FinCEN’s Final Rule: New Customer Due Diligence Requirements

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FinCEN’s Final Rule

The Final Rule refers to the new rules issued by Financial Crimes Enforcement Network (“FinCEN”), under the Bank Secrecy Act, regarding customer due diligence (CDD) requirements with the applicability date of May 11, 2018. Under this rule, it has become mandatory for the financial institutions (financial institutions subject to a CIP requirement, such as the banks, broker-dealers in security, future commission merchants and mutual funds) to collect, maintain, and report the information of beneficial ownership.

Purpose of CDD Final Rule

The reason for which the CDD is strengthened and clarified by the US Government includes:

  1. Facilitates financial investigations by law enforcement
  2. Provides enhanced ability in recognizing the accounts and assets of the criminals
  3. Improves the ability of financial institution in assessing and reducing the risks, and following the existing requirements
  4. Ensures tax compliance by aiding related reporting and investigations
  5. Ensures the uniformity of CDD expectations within and across the financial sectors

The broad view is that the US government has been modifying its laws to improve financial transparency and to prevent criminals and terrorists from misusing the companies for financing their illegitimate gains and money laundering.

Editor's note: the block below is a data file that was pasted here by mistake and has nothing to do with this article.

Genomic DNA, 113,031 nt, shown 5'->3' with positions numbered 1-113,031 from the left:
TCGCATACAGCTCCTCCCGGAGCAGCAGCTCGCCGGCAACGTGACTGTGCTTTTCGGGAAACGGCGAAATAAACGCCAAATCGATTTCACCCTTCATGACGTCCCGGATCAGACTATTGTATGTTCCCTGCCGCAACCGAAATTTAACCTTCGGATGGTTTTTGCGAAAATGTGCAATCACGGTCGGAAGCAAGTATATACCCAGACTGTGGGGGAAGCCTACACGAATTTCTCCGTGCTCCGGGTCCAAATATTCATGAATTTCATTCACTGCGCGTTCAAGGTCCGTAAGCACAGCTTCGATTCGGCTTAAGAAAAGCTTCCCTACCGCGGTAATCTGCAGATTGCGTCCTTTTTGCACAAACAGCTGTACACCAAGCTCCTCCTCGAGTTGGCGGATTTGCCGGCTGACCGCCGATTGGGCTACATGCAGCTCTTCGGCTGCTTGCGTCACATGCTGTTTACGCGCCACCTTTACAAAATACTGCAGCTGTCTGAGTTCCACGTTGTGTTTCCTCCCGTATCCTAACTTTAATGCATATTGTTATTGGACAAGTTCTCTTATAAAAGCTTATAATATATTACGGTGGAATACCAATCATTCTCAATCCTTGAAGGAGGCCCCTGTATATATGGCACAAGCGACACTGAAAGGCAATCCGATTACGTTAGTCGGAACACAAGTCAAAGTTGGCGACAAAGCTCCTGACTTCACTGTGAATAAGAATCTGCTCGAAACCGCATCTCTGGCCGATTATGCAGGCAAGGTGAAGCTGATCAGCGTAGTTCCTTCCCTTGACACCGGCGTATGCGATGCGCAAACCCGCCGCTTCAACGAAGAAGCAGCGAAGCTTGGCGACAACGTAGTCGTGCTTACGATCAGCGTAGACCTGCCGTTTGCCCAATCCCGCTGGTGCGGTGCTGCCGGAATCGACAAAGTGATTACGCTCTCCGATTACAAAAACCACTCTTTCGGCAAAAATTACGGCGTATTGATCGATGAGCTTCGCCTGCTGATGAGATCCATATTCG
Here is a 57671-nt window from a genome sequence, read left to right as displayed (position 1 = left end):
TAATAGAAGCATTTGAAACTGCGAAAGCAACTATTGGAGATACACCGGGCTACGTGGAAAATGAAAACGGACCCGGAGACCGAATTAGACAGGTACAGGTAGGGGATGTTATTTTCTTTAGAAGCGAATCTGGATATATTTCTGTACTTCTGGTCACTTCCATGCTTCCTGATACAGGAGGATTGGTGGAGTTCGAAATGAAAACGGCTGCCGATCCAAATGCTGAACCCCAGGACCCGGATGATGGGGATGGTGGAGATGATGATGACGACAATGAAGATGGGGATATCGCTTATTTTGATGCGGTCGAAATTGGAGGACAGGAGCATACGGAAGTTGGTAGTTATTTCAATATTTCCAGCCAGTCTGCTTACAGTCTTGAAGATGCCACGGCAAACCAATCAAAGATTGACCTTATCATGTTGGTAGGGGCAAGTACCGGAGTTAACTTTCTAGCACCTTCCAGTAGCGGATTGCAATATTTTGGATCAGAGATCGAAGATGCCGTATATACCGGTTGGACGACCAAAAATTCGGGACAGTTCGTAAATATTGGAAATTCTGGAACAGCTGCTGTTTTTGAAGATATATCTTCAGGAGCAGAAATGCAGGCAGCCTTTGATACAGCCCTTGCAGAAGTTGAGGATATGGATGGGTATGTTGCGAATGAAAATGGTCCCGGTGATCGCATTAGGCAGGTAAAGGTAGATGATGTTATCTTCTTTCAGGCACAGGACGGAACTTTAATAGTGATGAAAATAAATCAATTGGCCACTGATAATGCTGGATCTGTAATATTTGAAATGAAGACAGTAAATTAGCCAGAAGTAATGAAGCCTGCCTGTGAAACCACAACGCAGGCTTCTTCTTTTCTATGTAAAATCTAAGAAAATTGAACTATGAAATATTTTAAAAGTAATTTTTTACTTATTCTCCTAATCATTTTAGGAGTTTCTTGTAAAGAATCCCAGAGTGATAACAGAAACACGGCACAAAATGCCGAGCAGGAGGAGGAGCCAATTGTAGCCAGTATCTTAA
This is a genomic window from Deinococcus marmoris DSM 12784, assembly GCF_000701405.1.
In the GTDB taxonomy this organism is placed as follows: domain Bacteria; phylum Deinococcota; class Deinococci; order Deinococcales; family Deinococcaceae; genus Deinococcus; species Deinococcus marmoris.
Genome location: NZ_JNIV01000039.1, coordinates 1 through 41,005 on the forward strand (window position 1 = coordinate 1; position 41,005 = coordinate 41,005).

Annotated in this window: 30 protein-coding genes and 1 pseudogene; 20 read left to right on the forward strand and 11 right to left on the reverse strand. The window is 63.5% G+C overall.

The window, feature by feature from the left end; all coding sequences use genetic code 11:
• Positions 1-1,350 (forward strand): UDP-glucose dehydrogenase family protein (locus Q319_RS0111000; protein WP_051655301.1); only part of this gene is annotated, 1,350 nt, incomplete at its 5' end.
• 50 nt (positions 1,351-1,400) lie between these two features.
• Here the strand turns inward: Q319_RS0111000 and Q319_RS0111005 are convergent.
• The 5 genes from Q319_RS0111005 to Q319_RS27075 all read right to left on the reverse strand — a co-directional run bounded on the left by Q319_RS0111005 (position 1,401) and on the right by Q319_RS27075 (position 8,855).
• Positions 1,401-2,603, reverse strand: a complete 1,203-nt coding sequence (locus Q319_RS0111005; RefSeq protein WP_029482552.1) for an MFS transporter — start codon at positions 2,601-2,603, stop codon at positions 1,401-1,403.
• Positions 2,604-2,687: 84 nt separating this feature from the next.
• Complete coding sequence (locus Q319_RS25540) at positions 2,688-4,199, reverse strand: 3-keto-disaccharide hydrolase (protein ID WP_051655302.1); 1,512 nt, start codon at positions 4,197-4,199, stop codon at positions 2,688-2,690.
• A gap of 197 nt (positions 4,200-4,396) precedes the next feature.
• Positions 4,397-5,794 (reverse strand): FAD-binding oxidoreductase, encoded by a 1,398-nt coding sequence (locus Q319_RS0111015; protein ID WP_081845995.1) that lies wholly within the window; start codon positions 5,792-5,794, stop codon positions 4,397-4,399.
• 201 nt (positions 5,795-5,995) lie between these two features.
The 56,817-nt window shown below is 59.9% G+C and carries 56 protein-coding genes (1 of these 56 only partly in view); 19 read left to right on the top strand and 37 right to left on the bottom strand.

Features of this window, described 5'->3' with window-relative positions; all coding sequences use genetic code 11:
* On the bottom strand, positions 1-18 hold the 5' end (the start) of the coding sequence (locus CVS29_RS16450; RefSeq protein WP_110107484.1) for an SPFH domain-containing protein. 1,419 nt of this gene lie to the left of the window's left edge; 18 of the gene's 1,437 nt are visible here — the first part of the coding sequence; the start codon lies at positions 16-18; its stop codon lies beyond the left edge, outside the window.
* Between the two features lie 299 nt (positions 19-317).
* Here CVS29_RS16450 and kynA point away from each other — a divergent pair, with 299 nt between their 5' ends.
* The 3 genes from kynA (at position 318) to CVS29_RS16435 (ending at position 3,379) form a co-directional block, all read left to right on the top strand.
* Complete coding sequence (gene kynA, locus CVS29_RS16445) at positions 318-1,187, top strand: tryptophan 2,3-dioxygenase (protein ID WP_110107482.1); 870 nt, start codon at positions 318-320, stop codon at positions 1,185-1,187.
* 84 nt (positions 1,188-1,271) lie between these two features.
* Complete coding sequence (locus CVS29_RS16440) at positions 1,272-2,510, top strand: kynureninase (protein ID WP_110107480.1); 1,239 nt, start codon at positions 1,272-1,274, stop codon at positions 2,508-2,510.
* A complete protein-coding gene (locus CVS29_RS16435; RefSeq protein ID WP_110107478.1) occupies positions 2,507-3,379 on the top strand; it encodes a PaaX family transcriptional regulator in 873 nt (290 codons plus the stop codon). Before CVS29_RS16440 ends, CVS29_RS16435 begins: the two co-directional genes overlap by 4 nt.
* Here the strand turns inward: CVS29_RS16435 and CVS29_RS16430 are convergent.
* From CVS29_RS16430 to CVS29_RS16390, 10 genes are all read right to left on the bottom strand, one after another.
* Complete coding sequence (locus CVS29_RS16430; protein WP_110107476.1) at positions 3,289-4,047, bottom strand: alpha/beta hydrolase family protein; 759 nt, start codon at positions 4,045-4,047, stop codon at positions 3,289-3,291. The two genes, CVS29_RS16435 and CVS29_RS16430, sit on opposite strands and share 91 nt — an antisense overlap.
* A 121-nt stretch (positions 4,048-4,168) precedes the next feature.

Four Core Principles of CDD Final Rule

There are four elements considered crucial by FinCEN while performing due diligence for the Anti-Money Laundering (AML), which includes:

  1. Identification and verification of the customers;
  2. Identification and verification of beneficial ownership of the legal entities (with certain exceptions);
  3. Understand the nature and purpose of customer relationships to develop customer risk profiles; and
  4. Conducting ongoing monitoring for reporting of suspicious transactions, maintaining, and updating customer information on a risk basis.

FinCEN has already explained the first element in existing CIP rules (Customer Identification Program) whereas the second element is the new addition. Although, the third and fourth elements were indirectly implied requirements for the reporting of suspicious activities, now have been specifically included as the “fifth pillar” of an effective AML program.

Second Element: Beneficial Ownership Requirements

When a new account is opened, a set of guidelines must be implemented by all the covered financial institutions, to reveal and verify the identity of the beneficial owner of a legal entity customer. The guidelines, which must be followed from the applicability, date of the final CDD rule includes:

Beneficial Owner

According to FinCEN, it is defined in two prongs:

  1. The Ownership Prong: Under this, a beneficial owner is described as each individual, if any, who directly or indirectly owns 25% or more of the equity interests of the legal equity customer.
  2. The Control Prong: Under this, a beneficial owner is described as a single individual with significant responsibility to control, direct and manage the legal entity customer.

The Ownership Prong requires the identification of four individuals, however, there is no need for identification if a 25% requirement is not met by the individual. The Control Prong requires the need of at least one person under it.